AFRICOM has had some experience with this recently. It is likely that the CV-22Bs involved in the aborted rescue attempt in South Sudan last December came from the same contingent in Djibouti as the aircraft going to Uganda now. Marines from Special Purpose Marine Air Ground Task Force – Crisis Response also forward deployed to Djibouti and then sent elements further on to Uganda at the beginning of this year, also in response to the crisis in South Sudan. Whatever happens, the Ospreys appear to be proving their worth and we are likely to see them used more and more in the near future, both in the Middle East and Africa.

You can also read about this in a piece I wrote for War is Boring.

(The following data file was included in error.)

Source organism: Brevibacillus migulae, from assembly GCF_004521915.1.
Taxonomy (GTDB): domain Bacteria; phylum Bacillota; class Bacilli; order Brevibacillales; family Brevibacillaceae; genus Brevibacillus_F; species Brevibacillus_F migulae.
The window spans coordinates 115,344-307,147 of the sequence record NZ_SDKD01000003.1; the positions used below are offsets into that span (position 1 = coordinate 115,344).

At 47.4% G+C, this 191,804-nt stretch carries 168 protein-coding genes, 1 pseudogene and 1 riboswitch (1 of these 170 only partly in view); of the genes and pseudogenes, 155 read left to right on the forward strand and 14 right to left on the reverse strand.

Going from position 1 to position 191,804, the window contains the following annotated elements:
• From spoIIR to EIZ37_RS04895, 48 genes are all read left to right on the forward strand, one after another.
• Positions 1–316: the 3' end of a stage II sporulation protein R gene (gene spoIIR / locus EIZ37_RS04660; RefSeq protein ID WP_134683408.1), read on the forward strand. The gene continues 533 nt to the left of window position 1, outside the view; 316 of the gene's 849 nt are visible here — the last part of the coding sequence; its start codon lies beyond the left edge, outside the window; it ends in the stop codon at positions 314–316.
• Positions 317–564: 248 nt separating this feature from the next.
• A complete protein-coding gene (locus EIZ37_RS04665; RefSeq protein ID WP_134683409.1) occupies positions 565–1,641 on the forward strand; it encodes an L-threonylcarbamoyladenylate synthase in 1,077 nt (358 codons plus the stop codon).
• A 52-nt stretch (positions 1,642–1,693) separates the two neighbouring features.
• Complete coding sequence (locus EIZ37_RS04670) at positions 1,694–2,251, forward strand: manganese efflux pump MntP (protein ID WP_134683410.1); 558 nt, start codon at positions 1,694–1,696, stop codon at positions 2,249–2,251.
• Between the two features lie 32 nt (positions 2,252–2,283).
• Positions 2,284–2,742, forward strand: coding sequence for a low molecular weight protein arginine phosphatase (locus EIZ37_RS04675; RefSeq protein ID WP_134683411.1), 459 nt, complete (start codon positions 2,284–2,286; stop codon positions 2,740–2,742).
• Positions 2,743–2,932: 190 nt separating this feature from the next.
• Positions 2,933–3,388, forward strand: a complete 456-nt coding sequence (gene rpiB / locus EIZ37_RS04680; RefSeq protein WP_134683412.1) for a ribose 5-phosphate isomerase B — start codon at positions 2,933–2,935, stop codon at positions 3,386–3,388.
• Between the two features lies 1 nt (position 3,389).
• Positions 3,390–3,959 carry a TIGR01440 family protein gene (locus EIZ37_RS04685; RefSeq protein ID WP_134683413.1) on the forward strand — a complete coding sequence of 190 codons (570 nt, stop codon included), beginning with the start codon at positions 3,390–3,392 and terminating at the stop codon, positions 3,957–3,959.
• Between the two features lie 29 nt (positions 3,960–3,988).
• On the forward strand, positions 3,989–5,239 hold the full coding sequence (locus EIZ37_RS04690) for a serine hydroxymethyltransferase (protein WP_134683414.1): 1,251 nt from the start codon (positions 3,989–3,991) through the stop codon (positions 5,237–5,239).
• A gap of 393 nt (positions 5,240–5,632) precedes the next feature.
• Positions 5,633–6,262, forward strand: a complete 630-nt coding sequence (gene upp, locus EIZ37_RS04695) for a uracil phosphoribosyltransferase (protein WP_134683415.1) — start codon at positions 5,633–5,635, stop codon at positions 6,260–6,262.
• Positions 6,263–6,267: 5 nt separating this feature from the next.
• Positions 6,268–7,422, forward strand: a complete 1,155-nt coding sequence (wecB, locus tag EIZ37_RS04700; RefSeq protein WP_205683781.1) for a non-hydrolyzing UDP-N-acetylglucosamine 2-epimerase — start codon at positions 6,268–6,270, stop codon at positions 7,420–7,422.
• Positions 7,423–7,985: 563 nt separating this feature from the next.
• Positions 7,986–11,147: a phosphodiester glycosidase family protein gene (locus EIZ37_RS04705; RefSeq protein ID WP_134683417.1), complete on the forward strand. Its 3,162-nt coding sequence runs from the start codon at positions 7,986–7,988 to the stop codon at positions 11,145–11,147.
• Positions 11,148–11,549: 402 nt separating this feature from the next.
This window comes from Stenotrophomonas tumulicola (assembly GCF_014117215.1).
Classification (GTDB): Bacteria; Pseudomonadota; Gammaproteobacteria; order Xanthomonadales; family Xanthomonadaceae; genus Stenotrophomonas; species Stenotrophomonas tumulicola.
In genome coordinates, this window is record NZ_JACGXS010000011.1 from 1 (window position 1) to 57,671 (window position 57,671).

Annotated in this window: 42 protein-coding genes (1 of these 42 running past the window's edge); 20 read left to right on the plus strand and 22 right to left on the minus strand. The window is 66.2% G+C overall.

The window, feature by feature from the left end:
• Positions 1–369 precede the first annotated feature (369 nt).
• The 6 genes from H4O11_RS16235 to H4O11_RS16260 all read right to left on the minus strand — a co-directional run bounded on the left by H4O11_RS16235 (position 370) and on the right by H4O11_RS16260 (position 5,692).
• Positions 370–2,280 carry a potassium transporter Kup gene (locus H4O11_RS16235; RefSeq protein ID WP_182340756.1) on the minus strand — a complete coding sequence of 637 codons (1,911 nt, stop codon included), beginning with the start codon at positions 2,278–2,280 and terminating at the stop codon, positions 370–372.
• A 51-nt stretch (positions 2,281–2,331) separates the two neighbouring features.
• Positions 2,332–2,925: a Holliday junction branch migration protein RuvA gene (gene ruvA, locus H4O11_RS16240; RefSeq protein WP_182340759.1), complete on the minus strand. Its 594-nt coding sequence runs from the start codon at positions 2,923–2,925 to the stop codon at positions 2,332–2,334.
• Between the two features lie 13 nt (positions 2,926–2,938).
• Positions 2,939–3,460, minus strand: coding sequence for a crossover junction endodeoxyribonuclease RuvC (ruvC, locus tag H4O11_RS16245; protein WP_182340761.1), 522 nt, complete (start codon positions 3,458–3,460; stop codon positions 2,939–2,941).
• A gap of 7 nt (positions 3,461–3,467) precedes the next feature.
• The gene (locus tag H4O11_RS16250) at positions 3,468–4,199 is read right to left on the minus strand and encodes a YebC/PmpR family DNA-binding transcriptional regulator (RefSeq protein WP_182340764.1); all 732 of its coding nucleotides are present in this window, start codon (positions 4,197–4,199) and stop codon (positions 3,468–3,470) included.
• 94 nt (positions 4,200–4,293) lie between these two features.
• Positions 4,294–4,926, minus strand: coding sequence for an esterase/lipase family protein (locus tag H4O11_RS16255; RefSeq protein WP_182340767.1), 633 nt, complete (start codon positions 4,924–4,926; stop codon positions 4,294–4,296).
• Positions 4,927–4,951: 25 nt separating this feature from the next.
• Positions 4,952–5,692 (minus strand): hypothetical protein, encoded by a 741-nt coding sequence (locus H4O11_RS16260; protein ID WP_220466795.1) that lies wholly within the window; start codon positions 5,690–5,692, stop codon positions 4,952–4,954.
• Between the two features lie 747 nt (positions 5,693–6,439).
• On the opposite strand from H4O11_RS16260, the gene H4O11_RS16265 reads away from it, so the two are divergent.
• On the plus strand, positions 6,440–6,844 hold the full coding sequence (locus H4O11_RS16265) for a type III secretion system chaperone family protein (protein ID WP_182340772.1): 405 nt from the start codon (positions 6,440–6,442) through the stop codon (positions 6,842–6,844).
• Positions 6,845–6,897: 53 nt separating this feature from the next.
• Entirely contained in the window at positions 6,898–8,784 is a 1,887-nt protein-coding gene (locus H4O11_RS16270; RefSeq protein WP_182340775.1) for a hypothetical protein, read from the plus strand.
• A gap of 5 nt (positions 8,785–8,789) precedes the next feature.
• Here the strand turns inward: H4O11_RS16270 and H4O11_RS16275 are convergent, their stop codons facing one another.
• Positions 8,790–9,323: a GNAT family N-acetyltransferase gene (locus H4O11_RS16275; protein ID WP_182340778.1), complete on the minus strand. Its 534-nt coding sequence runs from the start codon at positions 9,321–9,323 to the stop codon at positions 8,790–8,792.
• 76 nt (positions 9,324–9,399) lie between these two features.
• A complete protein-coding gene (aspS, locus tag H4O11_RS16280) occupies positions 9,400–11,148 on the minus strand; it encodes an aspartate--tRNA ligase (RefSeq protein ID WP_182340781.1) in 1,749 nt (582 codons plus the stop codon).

Advertisements

Peacekeeping Forces Across Africa Expand, Extend Mandates

France’s Defense Minister Jean-Yves Le Drian said today that the country would send an additional one thousand troops to Central African Republic, which the UN warns is rapidly descending into chaos.  As in Mali, the stated aim of this force, which roughly triples the size of French force deployed to CAR, is to immediately improve the security situation before the planned deployment of an African-led force to the country in six months.  Currently, just over four hundred French troops are deployed to CAR, along with African peacekeapers assigned to the African-led International Support Mission in the CAR (MISCA).  The UN expects to transition MISCA into a UN-led force, with a strength of six thousand military personnel and almost two thousand police personnel, next year.  This is again similar to the model used in Mali, where an African-led force transitioned to a UN-led force this summer.